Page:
By P. W. Singer and August Cole – This gripping thriller about what the next world war might look like has captured the attention of Washington policymakers and defense industry insiders alike. Singer is a senior fellow at the New America Foundation, a nonprofit, nonpartisan Washington, D.C., think tank, and Cole is a former defense industry reporter for the Wall Street Journal.
Unlike so many other speculative fiction outings, this one is based on technologies already plausibly “in the works,” and the authors provide 374 endnotes to backstop the action and interfere with readers’ ability to sleep peacefully at night. Ghost Fleet is a novel of the post-Snowden world, in which the techniques the U.S. National Security Agency used on others are turned back against the Americans.
The story begins at the International Space Station. Russia and China have declared war against the United States, and a U.S. Air Force Colonel, on a disastrously timed space-walk, becomes the unwitting point of the spear. Oblivious to the political developments taking place on the blue globe spinning below, he finds the ISS reentry hatches sealed against him. “Goodbye, my friend. I am truly sorry. It is orders,” says his Russian cosmonaut colleague.
It’s the initial action in a war fought not solely, but significantly, in cyberspace. Takeover of the ISS enables the analogous Chinese space station, Tiangong-3, to systematically knock out every communications satellite that U.S. armed forces depend on. It soon becomes apparent that not only the satellites are down, all local-area communications networks are compromised, because military suppliers have been using low-cost Chinese-made computer chips in their planes, ships, and communications equipment by the unidentifiable thousands, and these chips are insecure, tiny moles. Only the mothballed planes and ships destined for the scrapyard–the Ghost Fleet–are now safe: “The 707 passenger-jet derivatives did not have a modern chip anywhere, unlike the new KC-46s, which had turned out to be missile magnets like all the other Chinese-chipped gear.” This new top-to-bottom vulnerability of the military, which has become overly confident in the security of its communications systems, shows in brilliant and devastating relief.
This is a multiple point-of-view novel, with short scenes from many locations involving numerous protagonists, though most of the action takes place in the Pacific, San Francisco, and Hawaii, where “The Directorate”—comprising Chinese military, along with Russian elements under their command—has established an important outpost. At the story’s heart are the trials of the USS Zumwalt, an oddly designed, mothballed ship recalled into action after much of the modern U.S. fleet is destroyed—again at Pearl Harbor. The Zumwalt’s newly appointed captain, Jamie Simmons, is challenged militarily and by relations with his estranged father, retired chief petty officer Mike Simmons. Like the vintage tin cans—seagoing and aerial—rescued for the U.S. counterattack, retired military personnel are called back into service, and by some inevitable cosmic sense of humor or irony, Mike is assigned to the Zumwalt.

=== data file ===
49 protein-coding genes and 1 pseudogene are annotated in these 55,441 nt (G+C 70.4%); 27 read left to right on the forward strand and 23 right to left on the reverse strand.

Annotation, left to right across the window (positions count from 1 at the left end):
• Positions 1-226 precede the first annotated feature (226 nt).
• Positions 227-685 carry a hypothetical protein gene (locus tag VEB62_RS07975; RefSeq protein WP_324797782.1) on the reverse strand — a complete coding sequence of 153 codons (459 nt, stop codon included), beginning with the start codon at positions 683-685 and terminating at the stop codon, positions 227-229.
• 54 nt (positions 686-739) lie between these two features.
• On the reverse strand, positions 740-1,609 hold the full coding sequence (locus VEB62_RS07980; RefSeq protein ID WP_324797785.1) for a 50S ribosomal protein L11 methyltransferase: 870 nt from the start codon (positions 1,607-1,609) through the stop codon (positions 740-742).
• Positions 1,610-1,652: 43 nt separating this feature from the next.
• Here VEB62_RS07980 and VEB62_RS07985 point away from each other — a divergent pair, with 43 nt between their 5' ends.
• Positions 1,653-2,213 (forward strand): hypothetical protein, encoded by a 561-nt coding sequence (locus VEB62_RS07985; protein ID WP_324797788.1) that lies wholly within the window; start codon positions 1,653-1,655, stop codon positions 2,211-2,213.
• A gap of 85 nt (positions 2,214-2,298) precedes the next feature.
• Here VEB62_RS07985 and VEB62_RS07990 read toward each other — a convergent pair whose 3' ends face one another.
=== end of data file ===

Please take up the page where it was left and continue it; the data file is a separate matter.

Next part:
Other principal characters include: a Hawaiian woman working as a freelance assassin who is tracked by the omnipresent surveillance drones and a live Russian operative; a small team of surviving Marine insurgents harassing the Chinese forces on Oahu; a Russian who attempts to aid the Americans and ends up in a neuroscience laboratory nightmare; Sun-Tzu-spouting Admiral Wang, captain of the Chinese battleship Admiral Zheng He; and a wealthy Brit-turned-space-privateer. Other non-state players also emerge, providing a level of DIY unpredictability.
The epigrams for the several parts of the book come from Sun-Tzu’s advice to warriors, and the one for Part 3 is “All warfare is based on deception.” The levels of deception between the Chinese and Russian “allies,” between the antagonists, and arising from the inability to rely on secure communications is paranoia-inducing. Meanwhile, the roles of drones and robots escalate, which is great when they’re yours.
If you are a fan of techno-thrillers, like I am, this novel is the ultimate: fast-paced, high stakes, well-grounded, and, one may hope, consequential. International readers may be disappointed that the book is so US-centric—a casualty of “write what you know” or a realization that there’s already so much going on, we have to stop somewhere?! The book doesn’t come to a too-tidy conclusion, either, and that is also sadly realistic. The authors use it to explore in a vivid way what might happen and what we should be thinking about before it comes to pass.